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Did Obama send a personal letter to North Korea's Kim Jong Il?

Ambassador Stephen Bosworth won’t say whether he carried a personal message from Obama to North Korea’s leader on his recent trip there. 'I was the message,' he said.

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President Barack Obama's special envoy for North Korea, Stephen Bosworth, being welcomed by an unidentified North Korean official (r.) upon arrival at Pyongyang airport, Dec. 8.

Korean Central News Agency via Korea News Service/AP/ File

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The US envoy who traveled to Pyongyang for the Obama administration’s first high-level talks with North Korea did not get to meet Kim Jong Il, the mercurial North Korean leader.

But he says that he’s not offended. After all, only two American officials have met Kim Jong Il, ever. And those were Secretary of State Madeleine Albright and ex-President Bill Clinton.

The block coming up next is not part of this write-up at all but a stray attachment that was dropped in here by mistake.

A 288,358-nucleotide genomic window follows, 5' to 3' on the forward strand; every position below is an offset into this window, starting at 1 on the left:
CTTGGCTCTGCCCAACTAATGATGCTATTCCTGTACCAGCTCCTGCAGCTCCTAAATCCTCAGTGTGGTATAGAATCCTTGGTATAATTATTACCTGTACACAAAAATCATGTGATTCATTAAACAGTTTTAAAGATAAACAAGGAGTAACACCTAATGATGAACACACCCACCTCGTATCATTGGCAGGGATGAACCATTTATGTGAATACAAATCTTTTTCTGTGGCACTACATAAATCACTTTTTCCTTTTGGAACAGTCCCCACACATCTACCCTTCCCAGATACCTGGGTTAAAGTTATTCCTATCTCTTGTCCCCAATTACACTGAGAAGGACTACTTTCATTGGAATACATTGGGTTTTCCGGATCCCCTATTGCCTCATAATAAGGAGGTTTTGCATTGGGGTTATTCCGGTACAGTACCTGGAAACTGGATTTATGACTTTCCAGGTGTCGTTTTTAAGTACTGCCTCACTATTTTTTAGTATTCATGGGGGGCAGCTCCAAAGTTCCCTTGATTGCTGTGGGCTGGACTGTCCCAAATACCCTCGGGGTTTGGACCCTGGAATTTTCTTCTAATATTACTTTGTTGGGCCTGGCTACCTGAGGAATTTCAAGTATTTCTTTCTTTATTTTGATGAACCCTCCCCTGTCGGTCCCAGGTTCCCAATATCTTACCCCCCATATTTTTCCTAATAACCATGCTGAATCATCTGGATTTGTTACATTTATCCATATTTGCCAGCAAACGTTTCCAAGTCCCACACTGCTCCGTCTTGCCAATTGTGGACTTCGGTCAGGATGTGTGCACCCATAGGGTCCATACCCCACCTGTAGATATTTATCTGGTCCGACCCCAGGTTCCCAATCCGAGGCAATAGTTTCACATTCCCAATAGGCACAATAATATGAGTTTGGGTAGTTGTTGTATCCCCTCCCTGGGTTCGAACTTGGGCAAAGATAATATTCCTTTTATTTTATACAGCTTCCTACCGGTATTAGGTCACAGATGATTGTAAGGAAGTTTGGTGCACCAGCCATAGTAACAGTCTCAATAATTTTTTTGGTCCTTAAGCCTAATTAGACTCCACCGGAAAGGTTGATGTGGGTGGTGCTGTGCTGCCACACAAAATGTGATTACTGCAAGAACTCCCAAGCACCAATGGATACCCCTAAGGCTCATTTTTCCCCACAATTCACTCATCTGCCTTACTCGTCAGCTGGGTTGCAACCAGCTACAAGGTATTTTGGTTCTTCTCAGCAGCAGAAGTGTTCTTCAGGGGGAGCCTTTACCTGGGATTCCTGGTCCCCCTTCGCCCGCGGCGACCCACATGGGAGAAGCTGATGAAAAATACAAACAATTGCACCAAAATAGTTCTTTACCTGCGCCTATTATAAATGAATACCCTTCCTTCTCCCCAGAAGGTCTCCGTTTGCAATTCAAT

“He does not meet with a lot of people. He meets with non-North Koreans very rarely,” said US Special Representative for North Korea Policy Stephen Bosworth at a Dec. 16 briefing for reporters.

Ambassador Bosworth would not confirm news reports that he carried a personal letter from President Obama to North Korea’s leader.

“I was the message,” said Bosworth.

Glimpse of a better future?

The main point of the message was that the relationship between North Korea and the US, and between North Korea and its East Asian neighbors, could be very different, and more positive, than it is today.

Of course, that is “provided that North Korea proceeds down this road to denuclearization,” said the US envoy.

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